Next week, Beijing will host an informal meeting of APEC leaders. After that, Chinese and American heads of state will hold a Chinese version of the “Annenberg meeting”. Top Chinese and US diplomats have been shuttling across the Pacific since last month in preparation for the two important events. Such frequent exchanges of visits are rare in bilateral diplomatic interactions.  China and the US have similar or common interests on broad bilateral, multilateral and global issues. No question about that. But their divergence in interests is equally broad and profound. Since the two countries’ leaders’ Annenberg meeting in California last June, although the two sides enhanced cooperation on such matters as web security and maritime concerns, their conflicts and struggles remain fierce.  On the issue of cyber security, Washington has repeatedly accused the Chinese government of conducting frequent attacks on the United States. Yet the truth is the US government has carried out extensive eavesdropping at home and abroad. At least its behaviors have been confirmed by various leaked documents, like those exposed by Edward Snowden. After last year’s Annenberg meeting, both countries established their own cyber security working group and initiated collaboration on the platform of their strategic and economic dialogue. However, the fine momentum didn’t last long. In May, the US Department of Justice launched a high-profile prosecution of five Chinese military officers, making it impossible for the two parties to sustain the dialogue in this field. Through the two months of high-level exchanges, the US should prove its sincerity with practical deeds and eliminate this impediment to the next Xi-Obama meeting as well as a restoration of bilateral dialogues.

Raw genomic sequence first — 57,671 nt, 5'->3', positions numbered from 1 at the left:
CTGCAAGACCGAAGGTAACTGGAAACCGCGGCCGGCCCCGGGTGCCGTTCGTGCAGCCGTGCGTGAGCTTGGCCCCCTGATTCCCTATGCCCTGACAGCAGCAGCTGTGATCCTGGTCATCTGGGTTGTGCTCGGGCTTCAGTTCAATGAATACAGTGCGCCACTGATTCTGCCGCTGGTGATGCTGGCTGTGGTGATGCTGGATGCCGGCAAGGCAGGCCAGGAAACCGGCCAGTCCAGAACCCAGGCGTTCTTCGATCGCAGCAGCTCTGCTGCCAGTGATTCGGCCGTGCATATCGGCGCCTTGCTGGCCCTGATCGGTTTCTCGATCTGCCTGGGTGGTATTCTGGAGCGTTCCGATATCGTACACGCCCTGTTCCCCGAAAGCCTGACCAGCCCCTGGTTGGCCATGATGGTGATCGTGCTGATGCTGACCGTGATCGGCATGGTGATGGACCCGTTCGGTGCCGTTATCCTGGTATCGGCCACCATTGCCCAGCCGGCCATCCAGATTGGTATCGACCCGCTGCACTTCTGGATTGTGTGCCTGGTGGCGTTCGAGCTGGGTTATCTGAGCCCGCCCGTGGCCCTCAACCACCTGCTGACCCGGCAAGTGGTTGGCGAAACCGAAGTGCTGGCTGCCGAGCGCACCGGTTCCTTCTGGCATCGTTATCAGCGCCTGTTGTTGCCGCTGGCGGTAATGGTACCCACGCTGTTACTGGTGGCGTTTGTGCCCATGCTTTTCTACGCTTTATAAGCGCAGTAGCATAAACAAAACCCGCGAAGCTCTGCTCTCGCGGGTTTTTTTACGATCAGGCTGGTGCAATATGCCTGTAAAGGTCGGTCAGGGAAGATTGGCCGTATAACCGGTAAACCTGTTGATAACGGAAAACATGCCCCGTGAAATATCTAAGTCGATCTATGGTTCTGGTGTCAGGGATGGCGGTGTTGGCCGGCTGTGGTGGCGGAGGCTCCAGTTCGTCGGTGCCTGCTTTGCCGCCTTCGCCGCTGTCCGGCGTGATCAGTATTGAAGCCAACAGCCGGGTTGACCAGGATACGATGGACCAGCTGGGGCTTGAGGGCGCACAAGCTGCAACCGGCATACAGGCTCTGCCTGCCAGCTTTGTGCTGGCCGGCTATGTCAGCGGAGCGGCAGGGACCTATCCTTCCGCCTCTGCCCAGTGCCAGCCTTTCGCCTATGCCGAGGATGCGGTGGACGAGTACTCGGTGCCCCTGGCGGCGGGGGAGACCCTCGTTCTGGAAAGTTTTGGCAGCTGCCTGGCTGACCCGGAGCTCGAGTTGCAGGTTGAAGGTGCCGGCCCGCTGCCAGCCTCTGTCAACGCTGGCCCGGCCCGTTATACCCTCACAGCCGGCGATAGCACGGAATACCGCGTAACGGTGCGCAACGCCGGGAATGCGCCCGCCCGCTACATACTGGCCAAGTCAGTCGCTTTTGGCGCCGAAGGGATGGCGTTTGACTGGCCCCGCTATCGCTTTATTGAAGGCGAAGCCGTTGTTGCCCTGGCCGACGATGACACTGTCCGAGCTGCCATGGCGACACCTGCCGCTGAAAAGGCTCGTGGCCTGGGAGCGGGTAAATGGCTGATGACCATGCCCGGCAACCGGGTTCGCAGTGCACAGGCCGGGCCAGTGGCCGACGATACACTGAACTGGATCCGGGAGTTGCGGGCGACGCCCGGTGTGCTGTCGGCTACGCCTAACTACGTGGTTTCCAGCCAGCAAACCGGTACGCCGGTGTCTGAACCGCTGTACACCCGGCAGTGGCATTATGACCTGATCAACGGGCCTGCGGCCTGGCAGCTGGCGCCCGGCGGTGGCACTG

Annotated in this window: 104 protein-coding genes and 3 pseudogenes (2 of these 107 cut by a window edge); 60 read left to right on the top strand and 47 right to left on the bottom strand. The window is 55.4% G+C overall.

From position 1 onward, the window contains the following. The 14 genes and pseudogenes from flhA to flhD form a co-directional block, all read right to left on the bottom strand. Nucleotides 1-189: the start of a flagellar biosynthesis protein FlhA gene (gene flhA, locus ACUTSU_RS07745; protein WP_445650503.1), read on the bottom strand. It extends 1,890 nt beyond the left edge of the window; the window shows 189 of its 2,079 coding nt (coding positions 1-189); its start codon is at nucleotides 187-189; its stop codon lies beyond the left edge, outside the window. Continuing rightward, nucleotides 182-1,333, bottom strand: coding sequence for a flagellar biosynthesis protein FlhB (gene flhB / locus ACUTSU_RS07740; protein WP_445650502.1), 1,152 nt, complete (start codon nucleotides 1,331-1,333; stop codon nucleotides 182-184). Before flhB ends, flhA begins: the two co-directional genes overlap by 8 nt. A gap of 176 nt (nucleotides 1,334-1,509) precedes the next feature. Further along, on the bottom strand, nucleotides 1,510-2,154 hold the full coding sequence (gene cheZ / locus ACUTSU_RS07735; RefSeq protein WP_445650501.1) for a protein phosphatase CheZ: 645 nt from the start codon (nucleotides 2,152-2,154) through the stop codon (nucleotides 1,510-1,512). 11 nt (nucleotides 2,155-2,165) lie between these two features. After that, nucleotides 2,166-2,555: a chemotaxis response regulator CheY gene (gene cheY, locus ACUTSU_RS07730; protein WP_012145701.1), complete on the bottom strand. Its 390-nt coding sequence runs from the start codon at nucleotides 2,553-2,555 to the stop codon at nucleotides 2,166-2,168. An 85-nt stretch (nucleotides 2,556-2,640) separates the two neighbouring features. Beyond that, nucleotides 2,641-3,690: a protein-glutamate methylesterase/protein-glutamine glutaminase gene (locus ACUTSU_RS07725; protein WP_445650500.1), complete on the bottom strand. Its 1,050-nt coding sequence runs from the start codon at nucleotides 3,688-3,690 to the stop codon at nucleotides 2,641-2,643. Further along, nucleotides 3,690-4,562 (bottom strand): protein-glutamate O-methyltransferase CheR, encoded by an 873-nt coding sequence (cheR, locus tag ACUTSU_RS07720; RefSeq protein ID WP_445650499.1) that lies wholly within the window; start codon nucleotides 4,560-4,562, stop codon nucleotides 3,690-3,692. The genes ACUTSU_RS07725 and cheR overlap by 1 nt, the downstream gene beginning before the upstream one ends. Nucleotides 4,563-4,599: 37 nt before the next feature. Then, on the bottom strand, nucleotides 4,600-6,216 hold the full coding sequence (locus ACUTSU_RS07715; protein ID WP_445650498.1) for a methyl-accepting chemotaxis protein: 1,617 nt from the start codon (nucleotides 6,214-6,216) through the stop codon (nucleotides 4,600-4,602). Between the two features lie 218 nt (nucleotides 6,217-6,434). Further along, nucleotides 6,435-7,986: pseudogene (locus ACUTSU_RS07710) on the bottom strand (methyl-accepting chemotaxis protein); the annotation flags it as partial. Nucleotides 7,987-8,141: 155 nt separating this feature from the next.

Chinese tech giant Founder to open Israel subsidiary

The company, worth over $5 billion, is one of the biggest – from China or anywhere else — to invest in Israel

By David Shamah

The Times of Israel - November 6, 2014

Founder Technologies, a subsidiary of the Founder Group, one of China’s biggest companies, is set to open a subsidiary in Israel, according to documents released by the company. In 2012, Founder it took in $9.9 billion and had a net worth of $5.2 billion, operating in 80 countries.
Now it’s adding Israel, the company said in documents filed with local regulatory authorities, establishing a company in Tel Aviv to be called FounderTech (Israel) Limited. The Israeli company will belong to Founder subsidiary Shanghai Founder Technology (HK) Limited, and will concentrate on providing smart cities solutions. Participating in projects to be developed in Israel will be two other Founder organizations, Founder International Software Co. and Founder Broadband Network Service Co.


The Middle East Crisis and Sino-U.S. Relations

Brookings - October 27, 104